By Yeo Chee Yew

When Low Fat Made You Fatter

In Part 1 of this article series, we revisit the dark birth of the "low-fat" label.


Low-Fat: What Happened Next?

Trans Fat

As the western world (and similarly Singapore) got swept up by the promises touted by a low-fat diet, the food industry got to work replacing the animal fats in their products with unsaturated vegetable oils. Some of the changes they had to make included altering the structure of the vegetable oil so it could be used in the place of solid fats. Enter hydrogenation, which created a solid or semi-solid fat thought to be more appropriate for their food processing needs.

Unfortunately, we now know these hydrogenated fats increase levels of dangerous trans fats which are both bad for the heart and our cholesterol. Although trans fats can be found at low levels in some natural foods, these man-made counterparts meant it was likely we were eating more of them.


Back to Sugar

But low-fat foods at least cut out something, right? Wrong! When you take the fat out of food, it makes food taste worse. So to make it more palatable, food companies typically add a little something. Hello again to our not so dear friend, sugar, and piles and piles of it.

All of this meant that the typical low-fat product tended to be high in carbs, might contain trans-fats and at the end of the day had a very similar calorie count to the original product. A diet too high in these refined carbs and sugars can be as unhealthy as a high-fat diet because it increases the risk of diabetes and heart disease, as well as causes high cholesterol levels.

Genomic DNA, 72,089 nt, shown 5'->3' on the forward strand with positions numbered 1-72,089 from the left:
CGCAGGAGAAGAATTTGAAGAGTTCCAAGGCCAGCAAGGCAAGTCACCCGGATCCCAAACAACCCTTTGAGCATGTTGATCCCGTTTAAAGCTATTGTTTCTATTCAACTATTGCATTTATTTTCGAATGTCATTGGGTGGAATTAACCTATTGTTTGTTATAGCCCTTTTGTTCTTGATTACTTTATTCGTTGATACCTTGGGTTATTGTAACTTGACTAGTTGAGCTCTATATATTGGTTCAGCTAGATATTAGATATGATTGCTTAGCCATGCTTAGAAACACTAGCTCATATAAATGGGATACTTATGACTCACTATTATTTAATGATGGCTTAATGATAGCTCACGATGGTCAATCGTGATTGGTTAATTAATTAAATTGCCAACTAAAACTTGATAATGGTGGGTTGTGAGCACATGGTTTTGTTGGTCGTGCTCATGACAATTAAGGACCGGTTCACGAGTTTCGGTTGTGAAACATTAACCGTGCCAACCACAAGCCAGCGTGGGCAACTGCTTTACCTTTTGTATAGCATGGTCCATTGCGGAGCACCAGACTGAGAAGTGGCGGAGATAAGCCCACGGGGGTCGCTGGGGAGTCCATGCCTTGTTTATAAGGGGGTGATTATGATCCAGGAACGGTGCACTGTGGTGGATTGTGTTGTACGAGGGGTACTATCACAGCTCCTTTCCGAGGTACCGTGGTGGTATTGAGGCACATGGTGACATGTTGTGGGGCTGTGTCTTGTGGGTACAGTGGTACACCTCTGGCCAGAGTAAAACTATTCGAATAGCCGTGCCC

As the consumption of saturated fat decreased by about 40 percent, the consumption of refined grains, i.e. carbohydrates that convert to sugar in the body, increased substantially. The total intake of calories also began to increase. These happen in no small part because food companies took advantage of the low-fat craze.

What you end up with is your local FairPrice (or any other supermarket) being stocked full of supposedly healthy low-fat but high sugar foods, a phenomenon that still holds true today. Unfortunately, food that is high in sugar stimulates reward centres in the brain, leaving us wanting more. All these culminate in a fatter population with greater health issues like Type 2 diabetes.

Taking Back Control

How do we get ourselves out of this spiral? There are many options available. For some, it is a low carb, high-fat diet. For others, it is a Mediterranean diet. It could be a vegetarian diet or something else entirely. You need to find the best solution for YOU.

And that’s the point: we need to take responsibility for our own health. It could be picking up a new sport, enrolling for a class on Circle, or consulting an ActiveHealth expert. Find what works uniquely for you, and stick to it!


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